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Srilanka looks to China to buoy Hambantota port
Sri Lanka’s new leaders are banking on Chinese investments to revive the Hambantota port project.
Hambantota gained notoriety as a port without ships and was the butt of opposition criticism of then Sri Lankan President Mahinda Rajapaksa.
Following Rajapaksa’s ouster in January’s presidential election, the new government first toyed with the idea of turning the port into a ship-breaking yard, before deciding to make it a dockyard.z_pi-sl02.jpg
“We have US$ 1.5 billion sunk in the project and no revenue. We need to make use of it. We want Chinese investors to come and help turn it into a dockyard as well as invest in an industrial park there,” Deputy Foreign Affairs Minister, Dr. Harsha de Silva told the South China Morning Post in an exclusive interview. “The Chinese have expressed interest in the project.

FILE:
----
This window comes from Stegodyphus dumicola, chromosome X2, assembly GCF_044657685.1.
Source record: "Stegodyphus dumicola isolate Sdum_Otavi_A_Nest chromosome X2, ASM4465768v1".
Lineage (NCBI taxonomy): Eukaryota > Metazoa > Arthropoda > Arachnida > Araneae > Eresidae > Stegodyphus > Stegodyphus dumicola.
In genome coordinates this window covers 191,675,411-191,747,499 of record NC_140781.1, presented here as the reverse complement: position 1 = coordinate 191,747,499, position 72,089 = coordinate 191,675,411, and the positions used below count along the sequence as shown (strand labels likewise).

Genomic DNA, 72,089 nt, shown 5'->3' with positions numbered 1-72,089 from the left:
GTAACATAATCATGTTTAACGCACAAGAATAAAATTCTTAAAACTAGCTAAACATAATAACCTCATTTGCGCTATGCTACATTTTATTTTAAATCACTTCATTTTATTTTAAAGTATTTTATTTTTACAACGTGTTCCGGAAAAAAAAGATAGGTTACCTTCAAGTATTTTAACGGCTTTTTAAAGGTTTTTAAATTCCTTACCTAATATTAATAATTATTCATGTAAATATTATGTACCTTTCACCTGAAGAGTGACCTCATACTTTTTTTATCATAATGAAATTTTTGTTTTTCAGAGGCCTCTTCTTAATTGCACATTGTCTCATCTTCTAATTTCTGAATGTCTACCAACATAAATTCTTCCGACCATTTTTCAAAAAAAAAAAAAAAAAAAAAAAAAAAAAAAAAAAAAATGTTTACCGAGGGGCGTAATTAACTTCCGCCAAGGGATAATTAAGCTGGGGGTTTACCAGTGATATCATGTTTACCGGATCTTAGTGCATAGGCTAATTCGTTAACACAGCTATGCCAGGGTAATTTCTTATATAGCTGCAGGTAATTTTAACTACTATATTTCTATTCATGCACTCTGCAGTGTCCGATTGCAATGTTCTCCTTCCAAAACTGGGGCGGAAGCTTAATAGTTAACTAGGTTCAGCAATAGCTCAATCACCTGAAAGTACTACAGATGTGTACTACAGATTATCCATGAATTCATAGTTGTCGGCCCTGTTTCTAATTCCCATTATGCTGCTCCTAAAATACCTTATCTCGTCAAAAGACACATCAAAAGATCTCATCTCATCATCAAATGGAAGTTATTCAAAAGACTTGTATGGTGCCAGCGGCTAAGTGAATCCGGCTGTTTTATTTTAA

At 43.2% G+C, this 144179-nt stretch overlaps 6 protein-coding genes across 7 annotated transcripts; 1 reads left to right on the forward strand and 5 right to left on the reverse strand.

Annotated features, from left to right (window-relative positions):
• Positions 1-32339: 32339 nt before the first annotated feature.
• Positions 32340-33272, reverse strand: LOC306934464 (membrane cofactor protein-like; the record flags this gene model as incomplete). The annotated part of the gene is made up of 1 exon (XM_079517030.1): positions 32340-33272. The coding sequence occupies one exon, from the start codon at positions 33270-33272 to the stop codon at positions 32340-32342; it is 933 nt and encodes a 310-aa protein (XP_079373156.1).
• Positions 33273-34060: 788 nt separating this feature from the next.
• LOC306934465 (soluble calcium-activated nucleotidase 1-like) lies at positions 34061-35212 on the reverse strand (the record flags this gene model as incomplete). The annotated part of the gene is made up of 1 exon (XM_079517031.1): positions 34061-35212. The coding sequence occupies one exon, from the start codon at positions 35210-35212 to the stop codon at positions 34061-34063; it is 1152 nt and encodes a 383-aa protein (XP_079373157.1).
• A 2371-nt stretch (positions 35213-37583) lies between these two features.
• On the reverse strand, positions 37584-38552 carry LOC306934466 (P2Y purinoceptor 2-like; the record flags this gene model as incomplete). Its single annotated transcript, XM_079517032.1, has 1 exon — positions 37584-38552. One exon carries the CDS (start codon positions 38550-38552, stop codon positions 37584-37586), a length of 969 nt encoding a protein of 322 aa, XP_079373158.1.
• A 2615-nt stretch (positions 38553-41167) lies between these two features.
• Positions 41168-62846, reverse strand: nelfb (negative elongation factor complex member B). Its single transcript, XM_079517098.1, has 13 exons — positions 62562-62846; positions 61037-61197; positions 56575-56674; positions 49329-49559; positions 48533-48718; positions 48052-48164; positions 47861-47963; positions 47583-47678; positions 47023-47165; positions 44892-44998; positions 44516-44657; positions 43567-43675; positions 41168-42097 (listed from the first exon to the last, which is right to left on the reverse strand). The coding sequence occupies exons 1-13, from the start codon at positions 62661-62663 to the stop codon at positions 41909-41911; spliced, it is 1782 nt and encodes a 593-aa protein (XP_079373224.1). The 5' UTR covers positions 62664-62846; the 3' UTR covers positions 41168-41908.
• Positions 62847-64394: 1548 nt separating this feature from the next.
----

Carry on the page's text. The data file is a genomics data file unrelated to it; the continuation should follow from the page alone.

Hopefully things will start moving after Colombo Port City is sorted,” he said.
The Sri Lankan Cabinet has approved a plan by China HarbourEngineering Company (CHEC) to do a feasibility study to build the dockyard at Hambantota.
CHEC has also proposed to manage and operate the dockyard.
Hambantota is among the many big-ticket infrastructure projects China funded during Rajapaksa’s rule.
Sri Lanka is estimated to have received up to US billion from China in the form of aid, softloans and grants in the past six years.
Nearly 70 per cent of the infrastructure projects in the country have been funded by China and built by Chinese companies.